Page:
Democrats and Inversions

Inversions in this context, to oversimplify, are when American companies buy foreign companies and then relocate their headquarters to that foreign country in order to take advantage of that country’s lower tax rates. That this is part of an American company’s management fiduciary duty to the owners to minimize costs and maximize profits is unimportant to the denizens of the present administration and to too many “Republicans” as well.

President Barack Obama’s Treasury Secretary, Jack Lew, had some thoughts about the evils of inversions.

These transactions erode the US tax base, unfairly placing a larger burden on all other taxpayers, including small businesses and hardworking Americans[.]

Of course, Lew and Obama carefully ignore the fact that half of us Americans already pay little or no taxes, “unfairly placing a larger burden on all other taxpayers.”

They also ignore the fact that it isn’t their money in the first place; the money belongs to the companies’ owners.

They also ignore the fact that our “tax base” already is excessively progressive and that it has the highest business rates in the world.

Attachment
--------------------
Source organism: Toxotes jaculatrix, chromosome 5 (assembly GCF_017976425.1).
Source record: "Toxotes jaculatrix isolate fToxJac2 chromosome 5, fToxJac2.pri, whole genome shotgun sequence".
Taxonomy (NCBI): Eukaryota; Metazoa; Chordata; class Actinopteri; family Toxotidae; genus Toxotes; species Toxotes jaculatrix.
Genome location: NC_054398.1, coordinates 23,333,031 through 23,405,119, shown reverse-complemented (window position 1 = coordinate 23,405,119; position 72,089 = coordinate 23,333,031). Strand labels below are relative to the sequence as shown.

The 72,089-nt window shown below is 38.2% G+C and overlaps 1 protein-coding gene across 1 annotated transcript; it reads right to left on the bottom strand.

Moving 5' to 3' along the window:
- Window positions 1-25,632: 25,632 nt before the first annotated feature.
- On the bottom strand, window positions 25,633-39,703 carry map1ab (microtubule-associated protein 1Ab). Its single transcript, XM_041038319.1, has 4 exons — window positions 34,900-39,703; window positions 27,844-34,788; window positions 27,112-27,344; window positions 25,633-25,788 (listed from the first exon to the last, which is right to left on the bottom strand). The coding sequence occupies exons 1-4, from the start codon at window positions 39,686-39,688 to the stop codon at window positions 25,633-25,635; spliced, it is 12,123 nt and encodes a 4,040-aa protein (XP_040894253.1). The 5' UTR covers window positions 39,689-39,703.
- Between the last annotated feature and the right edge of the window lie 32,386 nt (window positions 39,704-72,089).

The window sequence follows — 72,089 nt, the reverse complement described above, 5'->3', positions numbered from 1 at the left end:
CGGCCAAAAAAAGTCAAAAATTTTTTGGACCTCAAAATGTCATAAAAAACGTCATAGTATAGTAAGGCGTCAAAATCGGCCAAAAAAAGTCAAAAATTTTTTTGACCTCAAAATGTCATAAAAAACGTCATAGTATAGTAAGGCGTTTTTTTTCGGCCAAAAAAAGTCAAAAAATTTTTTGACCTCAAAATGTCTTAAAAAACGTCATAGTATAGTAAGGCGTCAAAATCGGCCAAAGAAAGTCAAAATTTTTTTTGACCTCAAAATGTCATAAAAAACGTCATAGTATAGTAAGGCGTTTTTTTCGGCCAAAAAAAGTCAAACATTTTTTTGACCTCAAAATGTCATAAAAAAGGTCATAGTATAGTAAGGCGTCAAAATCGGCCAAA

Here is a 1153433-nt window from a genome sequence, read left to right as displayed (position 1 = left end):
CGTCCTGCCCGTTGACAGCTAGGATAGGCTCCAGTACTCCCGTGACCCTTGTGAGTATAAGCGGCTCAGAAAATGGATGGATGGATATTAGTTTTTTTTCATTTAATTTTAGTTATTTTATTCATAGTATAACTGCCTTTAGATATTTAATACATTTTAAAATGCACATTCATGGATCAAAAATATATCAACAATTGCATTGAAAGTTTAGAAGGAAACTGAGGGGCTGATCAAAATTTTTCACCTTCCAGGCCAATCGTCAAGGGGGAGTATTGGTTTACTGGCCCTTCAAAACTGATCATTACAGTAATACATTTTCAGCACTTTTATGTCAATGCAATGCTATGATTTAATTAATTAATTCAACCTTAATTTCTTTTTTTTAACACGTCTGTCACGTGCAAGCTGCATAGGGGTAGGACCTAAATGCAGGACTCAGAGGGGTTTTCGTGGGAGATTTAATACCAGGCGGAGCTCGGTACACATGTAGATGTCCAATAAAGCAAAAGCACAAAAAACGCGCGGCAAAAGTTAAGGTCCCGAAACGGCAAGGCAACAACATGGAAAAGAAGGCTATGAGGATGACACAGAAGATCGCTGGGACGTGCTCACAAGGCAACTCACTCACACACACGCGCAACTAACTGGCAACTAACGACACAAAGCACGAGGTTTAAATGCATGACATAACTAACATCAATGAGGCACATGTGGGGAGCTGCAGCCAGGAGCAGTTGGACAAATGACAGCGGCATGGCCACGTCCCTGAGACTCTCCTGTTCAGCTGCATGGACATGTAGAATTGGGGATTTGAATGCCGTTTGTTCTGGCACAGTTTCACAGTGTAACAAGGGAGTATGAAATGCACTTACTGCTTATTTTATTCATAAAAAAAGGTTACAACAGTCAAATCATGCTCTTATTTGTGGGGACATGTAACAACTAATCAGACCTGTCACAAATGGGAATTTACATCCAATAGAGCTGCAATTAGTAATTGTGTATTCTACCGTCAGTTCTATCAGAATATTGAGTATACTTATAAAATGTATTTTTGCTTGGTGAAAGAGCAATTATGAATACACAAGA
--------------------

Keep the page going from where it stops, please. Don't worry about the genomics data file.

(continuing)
Lew went on:

These first, targeted steps make substantial progress in constraining the creative techniques used to avoid US taxes, both in terms of meaningfully reducing the economic benefits of inversions after the fact, and when possible, stopping them altogether.

A better way to reduce the economic benefits of inversions would be to do the patriotic thing: lower, drastically, the tax rates on American businesses. Taxes, after all, are at the foundation of our Revolutionary War—not only the stereotypical taxation without representation, but also the point of that demand of representation: so we could keep tax rates from getting out of hand.

If our business tax rates were lowered sufficiently—Ireland, for instance, taxes businesses at 12.5%, compared to our 35% rate—a couple of things would occur. The first would be a cessation of inversions, and if our business taxes were lowered significantly below 12.5% (I’ve been advocating all along for an elimination of taxes on our businesses), foreign businesses would be attracted to the US, bringing with them the jobs they have.

The other thing that would occur involves the $2 trillion that American companies with foreign branches, affiliates, and so on are holding overseas in order to avoid our usurious tax rates. With those tax rates vastly reduced, that money would come home. $2 trillion is a lot of jobs and capital investment (which is more jobs in the nearby future) waiting to happen.

But tax rate reductions are anathema, if not inconceivable, to Democrats.  And to too many “Republicans.”

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